They make it to the other side.

The sun was slowly setting, making the hills look like great shadowy beasts in the evening, when the Coyote walked between the sleeping emigrants, rousing them from their uncomfortable slumbers.

The child started to cry again, and, like all the other times, his mother adopted a worried face of deathly significance.  Her eyes welled  with tears with the thought that her child might be the death of them all.  She did her best to sooth the child and muffle his cries.  Cuauhtémoc peered at them through his dry and tired eyes; he wished he could help, even if it meant rocking the child in his own arms.

"Everyone up." The Coyote was blunt; almost uncaring.  Cuauhtémoc often wondered why the Coyote was doing it; the money that the fourteen of them had given him for passage couldn't nearly be enough for him to risk his neck to get them free.  Cuauhtémoc had his suspicions about him.  He promised himself that if anything went wrong; if any of them died, the Coyote would pay.  Cuauhtémoc glanced over at the boy again, in his mother's arms.  The Coyote would pay.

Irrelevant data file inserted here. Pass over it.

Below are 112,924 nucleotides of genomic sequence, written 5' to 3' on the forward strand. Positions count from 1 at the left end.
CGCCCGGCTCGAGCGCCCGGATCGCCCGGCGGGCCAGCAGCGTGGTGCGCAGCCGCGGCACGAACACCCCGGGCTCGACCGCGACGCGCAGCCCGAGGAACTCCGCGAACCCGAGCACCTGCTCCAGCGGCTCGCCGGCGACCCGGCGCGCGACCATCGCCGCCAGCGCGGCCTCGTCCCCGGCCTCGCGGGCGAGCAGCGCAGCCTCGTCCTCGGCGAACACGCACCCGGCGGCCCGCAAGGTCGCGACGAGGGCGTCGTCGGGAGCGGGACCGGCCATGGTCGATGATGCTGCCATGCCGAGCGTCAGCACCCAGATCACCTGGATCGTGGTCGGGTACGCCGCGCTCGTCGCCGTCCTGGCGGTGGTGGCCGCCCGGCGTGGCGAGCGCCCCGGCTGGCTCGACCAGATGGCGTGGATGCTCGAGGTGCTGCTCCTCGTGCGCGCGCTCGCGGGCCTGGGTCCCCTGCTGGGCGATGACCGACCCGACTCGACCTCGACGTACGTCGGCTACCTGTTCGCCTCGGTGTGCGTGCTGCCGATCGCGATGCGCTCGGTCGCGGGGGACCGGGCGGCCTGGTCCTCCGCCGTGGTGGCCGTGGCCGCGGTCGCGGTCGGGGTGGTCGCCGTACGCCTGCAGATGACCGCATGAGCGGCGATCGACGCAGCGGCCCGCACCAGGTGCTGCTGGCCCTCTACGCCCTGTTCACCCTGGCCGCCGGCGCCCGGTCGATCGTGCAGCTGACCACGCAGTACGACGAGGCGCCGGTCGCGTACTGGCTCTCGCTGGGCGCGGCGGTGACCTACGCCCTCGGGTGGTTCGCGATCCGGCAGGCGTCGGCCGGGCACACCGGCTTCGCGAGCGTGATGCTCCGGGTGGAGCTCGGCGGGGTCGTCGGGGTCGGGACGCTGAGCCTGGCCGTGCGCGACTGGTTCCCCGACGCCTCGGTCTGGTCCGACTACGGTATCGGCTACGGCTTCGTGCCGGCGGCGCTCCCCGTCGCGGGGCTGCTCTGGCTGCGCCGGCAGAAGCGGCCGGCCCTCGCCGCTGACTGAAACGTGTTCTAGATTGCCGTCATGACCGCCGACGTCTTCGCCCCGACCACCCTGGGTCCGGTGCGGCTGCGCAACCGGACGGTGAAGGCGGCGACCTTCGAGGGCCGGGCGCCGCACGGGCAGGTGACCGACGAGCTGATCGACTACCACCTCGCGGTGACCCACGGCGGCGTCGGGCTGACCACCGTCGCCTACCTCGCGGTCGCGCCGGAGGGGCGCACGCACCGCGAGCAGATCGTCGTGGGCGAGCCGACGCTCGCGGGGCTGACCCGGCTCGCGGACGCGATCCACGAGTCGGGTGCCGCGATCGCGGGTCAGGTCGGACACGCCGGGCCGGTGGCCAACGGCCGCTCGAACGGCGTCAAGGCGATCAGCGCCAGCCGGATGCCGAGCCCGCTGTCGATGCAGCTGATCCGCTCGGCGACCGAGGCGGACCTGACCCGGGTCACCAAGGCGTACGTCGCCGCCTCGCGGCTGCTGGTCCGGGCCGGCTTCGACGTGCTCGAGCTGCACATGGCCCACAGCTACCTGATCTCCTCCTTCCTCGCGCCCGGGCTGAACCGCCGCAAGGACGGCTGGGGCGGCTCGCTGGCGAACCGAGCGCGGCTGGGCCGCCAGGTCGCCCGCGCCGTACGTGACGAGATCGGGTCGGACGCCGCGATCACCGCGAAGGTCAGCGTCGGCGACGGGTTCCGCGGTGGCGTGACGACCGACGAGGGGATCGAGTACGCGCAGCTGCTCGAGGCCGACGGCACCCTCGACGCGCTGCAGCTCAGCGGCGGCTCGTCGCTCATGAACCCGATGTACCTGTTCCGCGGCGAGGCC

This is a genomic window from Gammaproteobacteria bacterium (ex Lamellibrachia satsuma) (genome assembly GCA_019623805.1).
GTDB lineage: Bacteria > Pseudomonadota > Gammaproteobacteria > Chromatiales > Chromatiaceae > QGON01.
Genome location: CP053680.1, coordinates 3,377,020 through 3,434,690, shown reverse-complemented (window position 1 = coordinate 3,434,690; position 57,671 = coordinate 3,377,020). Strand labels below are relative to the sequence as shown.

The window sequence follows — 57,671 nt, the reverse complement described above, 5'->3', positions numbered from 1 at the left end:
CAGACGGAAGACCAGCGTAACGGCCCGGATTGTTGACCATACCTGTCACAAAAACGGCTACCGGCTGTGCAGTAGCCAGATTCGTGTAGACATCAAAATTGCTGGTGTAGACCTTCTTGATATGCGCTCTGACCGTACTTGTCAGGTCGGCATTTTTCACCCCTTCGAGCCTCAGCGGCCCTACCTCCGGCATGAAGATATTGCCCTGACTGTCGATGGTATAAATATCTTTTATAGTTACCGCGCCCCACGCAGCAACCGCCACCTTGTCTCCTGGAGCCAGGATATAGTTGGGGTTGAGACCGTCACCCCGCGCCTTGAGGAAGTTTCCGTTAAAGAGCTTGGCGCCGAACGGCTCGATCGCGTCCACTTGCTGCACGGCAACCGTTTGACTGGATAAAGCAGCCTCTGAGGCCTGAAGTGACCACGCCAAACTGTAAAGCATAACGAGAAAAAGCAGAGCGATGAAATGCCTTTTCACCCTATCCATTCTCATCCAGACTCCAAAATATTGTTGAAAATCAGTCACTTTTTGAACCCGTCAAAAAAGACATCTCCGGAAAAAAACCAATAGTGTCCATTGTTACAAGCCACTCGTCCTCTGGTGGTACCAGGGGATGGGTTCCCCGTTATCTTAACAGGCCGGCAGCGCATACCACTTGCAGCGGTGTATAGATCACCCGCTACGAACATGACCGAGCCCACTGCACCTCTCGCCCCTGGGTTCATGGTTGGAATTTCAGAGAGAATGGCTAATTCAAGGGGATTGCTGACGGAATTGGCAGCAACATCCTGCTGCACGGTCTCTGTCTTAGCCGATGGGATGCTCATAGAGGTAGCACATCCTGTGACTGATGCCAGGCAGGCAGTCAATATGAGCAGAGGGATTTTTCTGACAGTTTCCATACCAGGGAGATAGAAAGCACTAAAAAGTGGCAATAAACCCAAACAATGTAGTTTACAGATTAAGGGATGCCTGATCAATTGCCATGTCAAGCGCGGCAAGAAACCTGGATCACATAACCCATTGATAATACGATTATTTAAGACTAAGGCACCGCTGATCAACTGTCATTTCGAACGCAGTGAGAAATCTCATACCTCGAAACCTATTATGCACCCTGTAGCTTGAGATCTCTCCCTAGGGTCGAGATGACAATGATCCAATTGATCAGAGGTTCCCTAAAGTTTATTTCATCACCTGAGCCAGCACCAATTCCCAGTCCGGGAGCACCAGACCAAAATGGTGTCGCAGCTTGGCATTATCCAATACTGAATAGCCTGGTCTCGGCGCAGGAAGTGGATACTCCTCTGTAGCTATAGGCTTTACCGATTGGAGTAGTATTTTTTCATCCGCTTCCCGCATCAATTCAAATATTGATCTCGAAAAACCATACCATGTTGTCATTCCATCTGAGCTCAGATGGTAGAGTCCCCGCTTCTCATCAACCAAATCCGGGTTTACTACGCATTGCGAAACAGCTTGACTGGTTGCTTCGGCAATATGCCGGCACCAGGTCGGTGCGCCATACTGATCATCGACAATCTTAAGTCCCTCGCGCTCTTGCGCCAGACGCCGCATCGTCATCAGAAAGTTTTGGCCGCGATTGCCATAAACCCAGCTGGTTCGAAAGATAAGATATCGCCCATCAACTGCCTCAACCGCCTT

"C'mon, everyone up!  We need to get ready." The Coyote blared at them again.

They spent the next hour listening to the Coyote going over the plan.  They had to remember the positions, to avoid the cameras as much as possible.  They had to remember where the traps would be, the ones in which there was no hope of ever getting out of once they fell victim to them.  And they had to remember where the sensors were, the sensors that would unleash The Spiders which would rain death upon them all. 

The Coyote told them that, although getting across the border was the hardest part, it didn't mean they were in the clear, not by a long shot.  There was danger after danger on the other side that wouldn't let up until they had managed to cross the mountains. 

Everyone was quiet as they listened to the Coyote but Cuauhtémoc could hear their fear; their regret.  He gulped back a lump of uncertainty himself.  He pushed his anxiety out of his mind and put every ounce of confidence he had into himself and the others.

The night was full now, darkness covering them all. 

Let's do this, Cuauhtémoc thought triumphantly.

The End

1 comment about this story Feed